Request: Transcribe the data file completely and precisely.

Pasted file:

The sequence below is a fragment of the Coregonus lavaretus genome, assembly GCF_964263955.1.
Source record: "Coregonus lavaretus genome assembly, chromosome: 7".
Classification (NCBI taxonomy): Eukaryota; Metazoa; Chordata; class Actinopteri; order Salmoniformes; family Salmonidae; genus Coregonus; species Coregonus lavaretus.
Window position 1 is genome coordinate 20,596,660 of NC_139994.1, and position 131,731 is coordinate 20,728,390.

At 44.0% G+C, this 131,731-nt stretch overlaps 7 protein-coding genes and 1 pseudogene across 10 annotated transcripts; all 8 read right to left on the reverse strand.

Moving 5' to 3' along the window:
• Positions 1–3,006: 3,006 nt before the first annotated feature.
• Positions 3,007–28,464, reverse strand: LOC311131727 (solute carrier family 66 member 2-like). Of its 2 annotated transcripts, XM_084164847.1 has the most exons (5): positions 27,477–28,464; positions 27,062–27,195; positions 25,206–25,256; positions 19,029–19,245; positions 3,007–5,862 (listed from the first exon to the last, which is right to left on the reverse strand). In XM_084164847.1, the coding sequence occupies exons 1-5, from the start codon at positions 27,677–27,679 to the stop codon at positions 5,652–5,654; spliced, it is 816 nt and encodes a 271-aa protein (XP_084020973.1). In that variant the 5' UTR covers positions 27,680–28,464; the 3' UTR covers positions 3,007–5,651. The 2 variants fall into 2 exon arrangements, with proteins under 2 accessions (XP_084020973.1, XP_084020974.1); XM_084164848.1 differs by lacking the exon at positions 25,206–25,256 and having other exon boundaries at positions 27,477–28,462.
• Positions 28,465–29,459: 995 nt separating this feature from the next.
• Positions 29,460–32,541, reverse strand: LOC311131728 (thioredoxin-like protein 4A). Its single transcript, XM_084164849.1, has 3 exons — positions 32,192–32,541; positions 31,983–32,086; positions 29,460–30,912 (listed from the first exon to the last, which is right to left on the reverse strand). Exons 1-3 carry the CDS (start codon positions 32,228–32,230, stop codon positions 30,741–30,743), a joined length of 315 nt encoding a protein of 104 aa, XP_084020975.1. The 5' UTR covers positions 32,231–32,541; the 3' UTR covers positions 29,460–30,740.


The sequence below is a fragment of the Coregonus lavaretus genome, assembly GCF_964263955.1.
Source record: "Coregonus lavaretus genome assembly, chromosome: 7".
Classification (NCBI taxonomy): Eukaryota; Metazoa; Chordata; class Actinopteri; order Salmoniformes; family Salmonidae; genus Coregonus; species Coregonus lavaretus.
Window position 1 is genome coordinate 20,596,660 of NC_139994.1, and position 131,731 is coordinate 20,728,390.

At 44.0% G+C, this 131,731-nt stretch overlaps 7 protein-coding genes and 1 pseudogene across 10 annotated transcripts; all 8 read right to left on the reverse strand.

Moving 5' to 3' along the window:
• Positions 1–3,006: 3,006 nt before the first annotated feature.
• Positions 3,007–28,464, reverse strand: LOC311131727 (solute carrier family 66 member 2-like). Of its 2 annotated transcripts, XM_084164847.1 has the most exons (5): positions 27,477–28,464; positions 27,062–27,195; positions 25,206–25,256; positions 19,029–19,245; positions 3,007–5,862 (listed from the first exon to the last, which is right to left on the reverse strand). In XM_084164847.1, the coding sequence occupies exons 1-5, from the start codon at positions 27,677–27,679 to the stop codon at positions 5,652–5,654; spliced, it is 816 nt and encodes a 271-aa protein (XP_084020973.1). In that variant the 5' UTR covers positions 27,680–28,464; the 3' UTR covers positions 3,007–5,651. The 2 variants fall into 2 exon arrangements, with proteins under 2 accessions (XP_084020973.1, XP_084020974.1); XM_084164848.1 differs by lacking the exon at positions 25,206–25,256 and having other exon boundaries at positions 27,477–28,462.
• Positions 28,465–29,459: 995 nt separating this feature from the next.
• Positions 29,460–32,541, reverse strand: LOC311131728 (thioredoxin-like protein 4A). Its single transcript, XM_084164849.1, has 3 exons — positions 32,192–32,541; positions 31,983–32,086; positions 29,460–30,912 (listed from the first exon to the last, which is right to left on the reverse strand). Exons 1-3 carry the CDS (start codon positions 32,228–32,230, stop codon positions 30,741–30,743), a joined length of 315 nt encoding a protein of 104 aa, XP_084020975.1. The 5' UTR covers positions 32,231–32,541; the 3' UTR covers positions 29,460–30,740.